BitTorrent has opened the Alpha testing program for its new BitTorrent Sync tool to all.
Announced last January but only available to a select few, BitTorrent Sync looks a bit like the numerous DropBox-without-the-cloud-in-the-middle contenders inasmuch as it lets you set up a source of data, then involve trusted third parties whose machines will sync with the source. The tool is offered for Windows, MacOS and Linux, the latter in a form that can be installed on computers or “... on Network Attached Storages (NAS) running on Linux with ARM, PowerPC, i386 and x86_64 architecture.” Plenty of commercial NAS devices meet those requirements and this forums thread reports on several that seem to have successfully put the software to work.
BitTorrent says the technology involved is “very similar to the powerful protocol used by applications like µTorrent and BitTorrent.”
Data “is transferred in pieces from each of the syncing devices, and BitTorrent Sync chooses the optimal algorithm to make sure you have a maximum download and upload speed during the process.”
All traffic exchanged among peers is encrypted “with AES cypher and a 256-bit key created on the base of the secret—a random string (20 bytes or more) that is unique for every folder.” It's also possible to create one-time secrets to enable a single file transfer, with such passkeys expiring after 24 hours.
The UI of BitTorrent's new Sync tool
BitTorrent is a powerful file distribution technology with many legitimate uses and users, but is tainted by its widespread use for sharing copyrighted material and unofficial association with notorious sites like The Pirate Bay.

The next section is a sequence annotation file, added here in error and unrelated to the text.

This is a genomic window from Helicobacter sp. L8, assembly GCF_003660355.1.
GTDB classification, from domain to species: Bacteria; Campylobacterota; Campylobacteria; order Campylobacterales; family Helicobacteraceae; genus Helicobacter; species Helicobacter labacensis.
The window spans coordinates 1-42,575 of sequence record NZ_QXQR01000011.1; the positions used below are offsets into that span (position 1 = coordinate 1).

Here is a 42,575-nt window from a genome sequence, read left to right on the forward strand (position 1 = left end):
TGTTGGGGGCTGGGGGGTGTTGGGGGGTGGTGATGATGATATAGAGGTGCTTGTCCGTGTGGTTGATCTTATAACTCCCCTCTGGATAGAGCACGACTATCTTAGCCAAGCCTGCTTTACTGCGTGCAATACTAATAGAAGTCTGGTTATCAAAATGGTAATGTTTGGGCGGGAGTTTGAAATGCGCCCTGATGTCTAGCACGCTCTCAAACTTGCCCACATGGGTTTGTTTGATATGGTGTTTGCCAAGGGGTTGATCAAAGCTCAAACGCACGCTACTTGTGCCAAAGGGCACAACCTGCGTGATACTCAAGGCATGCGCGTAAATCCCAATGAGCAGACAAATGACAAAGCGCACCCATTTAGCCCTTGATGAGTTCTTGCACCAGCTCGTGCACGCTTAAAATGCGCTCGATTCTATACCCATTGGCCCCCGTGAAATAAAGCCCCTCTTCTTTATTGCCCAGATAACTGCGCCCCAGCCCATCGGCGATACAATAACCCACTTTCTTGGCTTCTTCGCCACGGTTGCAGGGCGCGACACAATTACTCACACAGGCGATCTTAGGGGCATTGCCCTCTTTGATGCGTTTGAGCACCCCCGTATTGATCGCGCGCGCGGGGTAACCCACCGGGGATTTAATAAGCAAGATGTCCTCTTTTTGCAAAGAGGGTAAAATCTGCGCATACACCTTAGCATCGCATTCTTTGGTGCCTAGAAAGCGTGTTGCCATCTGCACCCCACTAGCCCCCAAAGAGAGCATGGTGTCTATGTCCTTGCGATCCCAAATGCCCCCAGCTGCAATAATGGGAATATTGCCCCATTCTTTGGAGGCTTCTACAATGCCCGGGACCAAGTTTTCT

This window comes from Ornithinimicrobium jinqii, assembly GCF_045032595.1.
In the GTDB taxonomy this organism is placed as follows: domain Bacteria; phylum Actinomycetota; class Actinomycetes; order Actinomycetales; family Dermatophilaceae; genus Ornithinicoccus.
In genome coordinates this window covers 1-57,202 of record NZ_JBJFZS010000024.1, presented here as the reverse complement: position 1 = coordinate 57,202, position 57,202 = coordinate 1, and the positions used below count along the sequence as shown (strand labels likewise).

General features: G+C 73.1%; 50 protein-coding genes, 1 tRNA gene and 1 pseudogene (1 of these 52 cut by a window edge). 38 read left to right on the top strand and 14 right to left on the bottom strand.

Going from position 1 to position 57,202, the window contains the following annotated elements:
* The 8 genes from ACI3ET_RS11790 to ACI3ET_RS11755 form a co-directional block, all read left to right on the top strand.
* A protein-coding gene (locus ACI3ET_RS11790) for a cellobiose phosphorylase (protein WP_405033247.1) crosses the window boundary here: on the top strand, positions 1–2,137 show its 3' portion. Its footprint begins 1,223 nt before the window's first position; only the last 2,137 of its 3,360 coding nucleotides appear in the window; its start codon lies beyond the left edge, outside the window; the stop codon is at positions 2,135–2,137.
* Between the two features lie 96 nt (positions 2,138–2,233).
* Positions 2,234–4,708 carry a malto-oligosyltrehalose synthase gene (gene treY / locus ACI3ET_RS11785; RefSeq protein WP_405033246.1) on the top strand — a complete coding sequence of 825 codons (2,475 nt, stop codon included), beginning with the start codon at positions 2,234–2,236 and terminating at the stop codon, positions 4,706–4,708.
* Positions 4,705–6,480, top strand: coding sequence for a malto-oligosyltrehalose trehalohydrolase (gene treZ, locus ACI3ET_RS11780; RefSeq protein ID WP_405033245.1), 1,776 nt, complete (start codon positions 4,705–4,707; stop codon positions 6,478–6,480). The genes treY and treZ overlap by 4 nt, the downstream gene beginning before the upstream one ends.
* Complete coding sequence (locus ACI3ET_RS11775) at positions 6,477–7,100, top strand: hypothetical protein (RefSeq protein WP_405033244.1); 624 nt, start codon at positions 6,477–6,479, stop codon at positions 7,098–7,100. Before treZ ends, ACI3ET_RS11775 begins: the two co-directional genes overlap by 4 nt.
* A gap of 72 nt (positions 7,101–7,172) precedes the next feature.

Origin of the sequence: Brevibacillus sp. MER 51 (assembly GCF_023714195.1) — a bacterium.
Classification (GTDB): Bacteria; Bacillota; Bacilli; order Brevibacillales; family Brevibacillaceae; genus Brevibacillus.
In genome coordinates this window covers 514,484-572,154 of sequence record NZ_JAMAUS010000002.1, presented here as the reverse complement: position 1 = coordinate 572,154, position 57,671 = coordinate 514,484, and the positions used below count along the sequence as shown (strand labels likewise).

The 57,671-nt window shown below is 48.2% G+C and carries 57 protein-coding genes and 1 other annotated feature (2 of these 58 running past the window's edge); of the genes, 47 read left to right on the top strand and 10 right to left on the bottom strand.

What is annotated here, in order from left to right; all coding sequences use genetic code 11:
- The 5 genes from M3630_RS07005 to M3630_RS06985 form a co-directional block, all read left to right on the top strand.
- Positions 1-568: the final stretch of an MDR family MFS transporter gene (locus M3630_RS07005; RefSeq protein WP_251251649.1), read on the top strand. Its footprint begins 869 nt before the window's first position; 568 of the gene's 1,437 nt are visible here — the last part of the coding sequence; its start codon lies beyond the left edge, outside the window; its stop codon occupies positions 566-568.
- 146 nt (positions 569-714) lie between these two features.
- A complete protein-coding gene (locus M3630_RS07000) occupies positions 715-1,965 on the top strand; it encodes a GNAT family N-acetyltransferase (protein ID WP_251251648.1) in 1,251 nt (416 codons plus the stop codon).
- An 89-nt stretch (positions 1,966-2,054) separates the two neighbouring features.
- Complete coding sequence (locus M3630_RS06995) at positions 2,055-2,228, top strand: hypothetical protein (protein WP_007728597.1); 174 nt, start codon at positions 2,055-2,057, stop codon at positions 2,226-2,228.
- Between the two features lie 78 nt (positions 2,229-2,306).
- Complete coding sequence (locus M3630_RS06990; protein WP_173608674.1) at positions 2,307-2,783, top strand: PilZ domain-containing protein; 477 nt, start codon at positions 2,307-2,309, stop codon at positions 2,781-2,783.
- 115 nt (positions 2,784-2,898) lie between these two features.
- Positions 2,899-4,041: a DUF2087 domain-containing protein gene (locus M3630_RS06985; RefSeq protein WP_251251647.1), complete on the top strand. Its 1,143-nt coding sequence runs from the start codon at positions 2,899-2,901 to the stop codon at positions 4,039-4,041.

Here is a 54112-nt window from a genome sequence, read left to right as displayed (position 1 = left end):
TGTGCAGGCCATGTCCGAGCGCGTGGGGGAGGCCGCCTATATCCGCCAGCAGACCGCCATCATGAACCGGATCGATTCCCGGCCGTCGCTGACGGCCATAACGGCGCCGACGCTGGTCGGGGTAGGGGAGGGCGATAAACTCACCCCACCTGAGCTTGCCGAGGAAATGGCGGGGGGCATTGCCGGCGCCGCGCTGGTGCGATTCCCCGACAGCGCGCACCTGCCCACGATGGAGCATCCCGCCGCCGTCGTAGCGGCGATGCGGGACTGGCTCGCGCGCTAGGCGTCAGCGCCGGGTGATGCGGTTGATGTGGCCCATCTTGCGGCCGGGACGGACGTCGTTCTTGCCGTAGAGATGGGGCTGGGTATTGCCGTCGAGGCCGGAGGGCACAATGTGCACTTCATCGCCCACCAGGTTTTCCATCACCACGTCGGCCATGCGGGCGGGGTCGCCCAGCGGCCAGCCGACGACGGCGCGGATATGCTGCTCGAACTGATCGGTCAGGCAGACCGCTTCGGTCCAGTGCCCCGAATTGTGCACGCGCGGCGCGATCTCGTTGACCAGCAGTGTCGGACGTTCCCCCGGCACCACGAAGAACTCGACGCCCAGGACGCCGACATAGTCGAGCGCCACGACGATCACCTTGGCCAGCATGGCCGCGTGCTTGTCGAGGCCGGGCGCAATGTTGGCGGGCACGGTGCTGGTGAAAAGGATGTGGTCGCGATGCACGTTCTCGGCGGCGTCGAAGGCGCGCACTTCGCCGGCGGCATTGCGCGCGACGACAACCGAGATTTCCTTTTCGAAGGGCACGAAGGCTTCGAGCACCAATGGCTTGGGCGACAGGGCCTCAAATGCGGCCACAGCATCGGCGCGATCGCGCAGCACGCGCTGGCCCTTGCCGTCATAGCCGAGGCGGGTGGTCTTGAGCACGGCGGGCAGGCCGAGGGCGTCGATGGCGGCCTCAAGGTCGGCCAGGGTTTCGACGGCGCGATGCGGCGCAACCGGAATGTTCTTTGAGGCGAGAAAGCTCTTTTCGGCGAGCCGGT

This new Sync application may not remove that taint, as it also offers a peer exchange that means “When two peers are connected, they exchange information about other peers they know.” It's not hard to imagine large networks of peers emerging as the tool spreads. Other features also suggest it will be possible to establish large networks of peers, with BitTorrent Sync capable of using trackers “to facilitate peer discovery.”
NAS vendors, however, may welcome the new software, as many have in the past incuded BitTorrent clients in their products. Bittorrent Sync is free for now and there's no indication of whether or not it will eventually come at a cost. Even if it does, NAS syncing between NAS boxen and other computers is clearly a useful function that manufacturers may be willing to shell out for in order to improve their boxes' cloud cred.
Even if that doesn't happen, the thread we've linked to above reports Raspberry Pi users have made the new software work under Raspbian, which makes the tiny computer an even more tempting home-brew storage manager. ®